I always come away from Amparo humbled about my place in a vaster cosmos. The universe is less complete without me but, at the cosmic level, I am but one speck of creative energy among multitudes that contributes to the flow of something greater than myself and whose significance I may never fathom in my lifetime. And yet, I suspect that grasping the essence of the past is no more difficult than lifting a cup of Mexican coffee to my lips.

Living here and now—noticing the other. I notice that Mexicans acknowledge strangers and each other in the stores and on the street with a nod or an unforced buenas tardes or buen día. The recognition may be small, even subtle, but it’s part of the social ‘grease’ and grace that underlies communal life. It is to say: ‘I don’t know you but I see you, I acknowledge your presence.’ It is a small but essential thing and, because my presence is repeatedly affirmed by others, I never feel alone or isolated in Mexico.

IMG_5428It makes me wonder if, in the rush of modern, urban life in the U.S., we take too little or no time to acknowledge the presence of those we don’t know. We all hunger for connection, for the affirmation of our being, but I fear we may have wrung it out of our culture with our utilitarian focus on work, and our isolation within the bubbles of shared opinions, social class, and race. Still, I believe there is a simple, human path out of our present divisions—to simply and sincerely acknowledge the presence of the ‘other,’ the person you don’t know, the person who thinks differently, or the foreigner you may otherwise fear. A simple acknowledgment of our shared existence as humans makes other connections possible and narrows the distances between us. It isn’t difficult.


Reading our way to freedom—literature as a subversive act. Latin American poets and novelists loom larger in the politics and history of their countries than they do in the U.S.—at least until now. Pablo Neruda, Carlos Fuentes, Gabriel Garcia Marquez, Octavio Paz and many others were potent political figures in their time. People of all classes and opinions read them, and their works threatened the powerful. Why? Because words matter. Why? Because literature engages a person’s soul in a way that forms convictions.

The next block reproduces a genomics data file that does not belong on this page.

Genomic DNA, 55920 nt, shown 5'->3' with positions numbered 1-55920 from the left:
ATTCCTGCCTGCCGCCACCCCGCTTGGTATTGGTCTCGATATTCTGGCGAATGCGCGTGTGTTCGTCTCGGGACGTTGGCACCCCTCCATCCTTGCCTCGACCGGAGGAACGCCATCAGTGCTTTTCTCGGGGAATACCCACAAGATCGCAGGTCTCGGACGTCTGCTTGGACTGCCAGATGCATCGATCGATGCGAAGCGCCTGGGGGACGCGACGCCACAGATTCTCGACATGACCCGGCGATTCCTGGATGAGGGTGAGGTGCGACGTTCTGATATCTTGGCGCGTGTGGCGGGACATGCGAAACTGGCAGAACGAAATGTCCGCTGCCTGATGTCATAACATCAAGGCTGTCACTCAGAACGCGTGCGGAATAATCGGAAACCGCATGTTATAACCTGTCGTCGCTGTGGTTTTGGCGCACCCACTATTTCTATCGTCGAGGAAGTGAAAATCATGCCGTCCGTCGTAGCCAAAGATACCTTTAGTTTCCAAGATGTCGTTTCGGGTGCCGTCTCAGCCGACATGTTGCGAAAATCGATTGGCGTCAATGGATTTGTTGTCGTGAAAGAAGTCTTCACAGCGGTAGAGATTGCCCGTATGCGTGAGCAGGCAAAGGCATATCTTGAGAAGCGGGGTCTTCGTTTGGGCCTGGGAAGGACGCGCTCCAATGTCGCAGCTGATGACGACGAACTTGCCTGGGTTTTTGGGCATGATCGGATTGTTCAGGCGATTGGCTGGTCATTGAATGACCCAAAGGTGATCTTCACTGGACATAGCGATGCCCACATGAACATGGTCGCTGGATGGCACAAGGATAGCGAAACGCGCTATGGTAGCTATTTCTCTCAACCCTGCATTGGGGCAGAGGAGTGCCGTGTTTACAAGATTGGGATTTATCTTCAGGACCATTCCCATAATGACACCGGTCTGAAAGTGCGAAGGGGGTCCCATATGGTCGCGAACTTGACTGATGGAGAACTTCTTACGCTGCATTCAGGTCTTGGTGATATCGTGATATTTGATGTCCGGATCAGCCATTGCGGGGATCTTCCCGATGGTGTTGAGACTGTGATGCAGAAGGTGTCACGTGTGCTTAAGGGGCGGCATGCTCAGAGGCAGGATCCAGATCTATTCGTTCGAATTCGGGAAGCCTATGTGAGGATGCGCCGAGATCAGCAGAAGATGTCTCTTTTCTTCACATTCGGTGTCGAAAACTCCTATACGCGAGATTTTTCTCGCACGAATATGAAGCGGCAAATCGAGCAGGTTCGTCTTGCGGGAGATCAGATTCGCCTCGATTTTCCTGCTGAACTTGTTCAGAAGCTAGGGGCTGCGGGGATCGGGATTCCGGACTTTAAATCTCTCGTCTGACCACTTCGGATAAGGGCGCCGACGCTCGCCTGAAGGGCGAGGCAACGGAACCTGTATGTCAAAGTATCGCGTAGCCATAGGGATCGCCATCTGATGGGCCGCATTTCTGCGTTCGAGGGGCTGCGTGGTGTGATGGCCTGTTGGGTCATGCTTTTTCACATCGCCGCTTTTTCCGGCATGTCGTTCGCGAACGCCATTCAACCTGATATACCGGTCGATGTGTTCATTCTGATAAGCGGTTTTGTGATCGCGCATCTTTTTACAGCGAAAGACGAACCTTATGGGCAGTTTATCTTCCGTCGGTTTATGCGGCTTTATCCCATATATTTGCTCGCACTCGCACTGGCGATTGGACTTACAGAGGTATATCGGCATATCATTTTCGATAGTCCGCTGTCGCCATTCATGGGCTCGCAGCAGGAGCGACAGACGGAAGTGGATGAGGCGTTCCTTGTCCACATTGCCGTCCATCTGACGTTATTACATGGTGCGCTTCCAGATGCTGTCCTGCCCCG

Writers and readers are more willing to put themselves on the line for these convictions than those who don’t read. Political novels, like It Can’t Happen Here, 1984, Animal Farm and Fahrenheit 451 are suddenly popular in the U.S. Why? Literature is known to cultivate empathy, buck up courage, and guide public thinking and actions during dark times. Reading literature is subversive. That’s why book banning and burning is no accident. A well-read person knows that ‘alternate facts’ aren’t facts; they are lies. We all have a responsibility to call a lie, a lie. If we fall silent in the face of falsehood, we sanction the lie and make it our own. Reading thoughtful literature is one of the most subversive and revolutionary acts possible. Hence, our Constitution has its First Amendment. Today, it’s just possible that thoughtful reading and rumination may save us from the liars among us.

The rise and fall of civilizations—among the ruins of Yohualichan. I spent Inauguration Day 2017 at the ruins of Yohualichan in the rugged Sierra Norte of Puebla, Mexico. In this forested region of isolated indigenous towns, Spanish is the second language of many. Yohualichan is an aldea or hamlet of perhaps 500 Náhuatl-speaking residents, descendants of those who succeeded the Totonaco people and outlived the Spanish. Here, ancient traditions are passed on informally at home and through the schools. I visited these ruins just as the 45th President of the United States took his oath of office with his promise to ‘make America great again.’ (Not that the United States isn’t great already.)